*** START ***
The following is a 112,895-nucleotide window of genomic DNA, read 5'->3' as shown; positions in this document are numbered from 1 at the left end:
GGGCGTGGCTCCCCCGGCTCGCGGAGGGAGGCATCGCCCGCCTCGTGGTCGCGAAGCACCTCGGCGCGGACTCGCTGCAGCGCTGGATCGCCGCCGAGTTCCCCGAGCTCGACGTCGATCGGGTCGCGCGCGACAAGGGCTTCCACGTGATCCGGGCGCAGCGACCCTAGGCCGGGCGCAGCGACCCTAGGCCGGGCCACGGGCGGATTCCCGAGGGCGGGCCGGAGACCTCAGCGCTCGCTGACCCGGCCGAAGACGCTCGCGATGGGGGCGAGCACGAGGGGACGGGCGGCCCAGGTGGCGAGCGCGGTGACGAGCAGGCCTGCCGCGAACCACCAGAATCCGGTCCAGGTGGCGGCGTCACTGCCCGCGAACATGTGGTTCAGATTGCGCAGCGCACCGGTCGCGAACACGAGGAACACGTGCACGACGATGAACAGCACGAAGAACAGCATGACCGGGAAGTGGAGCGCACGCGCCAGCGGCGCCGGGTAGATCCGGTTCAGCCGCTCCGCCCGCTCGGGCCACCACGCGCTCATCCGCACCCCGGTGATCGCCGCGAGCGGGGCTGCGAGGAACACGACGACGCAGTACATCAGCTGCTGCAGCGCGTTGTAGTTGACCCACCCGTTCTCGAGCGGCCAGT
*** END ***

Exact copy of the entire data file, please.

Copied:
The following is a 112,895-nucleotide window of genomic DNA, read 5'->3' as shown; positions in this document are numbered from 1 at the left end:
GGGCGTGGCTCCCCCGGCTCGCGGAGGGAGGCATCGCCCGCCTCGTGGTCGCGAAGCACCTCGGCGCGGACTCGCTGCAGCGCTGGATCGCCGCCGAGTTCCCCGAGCTCGACGTCGATCGGGTCGCGCGCGACAAGGGCTTCCACGTGATCCGGGCGCAGCGACCCTAGGCCGGGCGCAGCGACCCTAGGCCGGGCCACGGGCGGATTCCCGAGGGCGGGCCGGAGACCTCAGCGCTCGCTGACCCGGCCGAAGACGCTCGCGATGGGGGCGAGCACGAGGGGACGGGCGGCCCAGGTGGCGAGCGCGGTGACGAGCAGGCCTGCCGCGAACCACCAGAATCCGGTCCAGGTGGCGGCGTCACTGCCCGCGAACATGTGGTTCAGATTGCGCAGCGCACCGGTCGCGAACACGAGGAACACGTGCACGACGATGAACAGCACGAAGAACAGCATGACCGGGAAGTGGAGCGCACGCGCCAGCGGCGCCGGGTAGATCCGGTTCAGCCGCTCCGCCCGCTCGGGCCACCACGCGCTCATCCGCACCCCGGTGATCGCCGCGAGCGGGGCTGCGAGGAACACGACGACGCAGTACATCAGCTGCTGCAGCGCGTTGTAGTTGACCCACCCGTTCTCGAGCGGCCAGT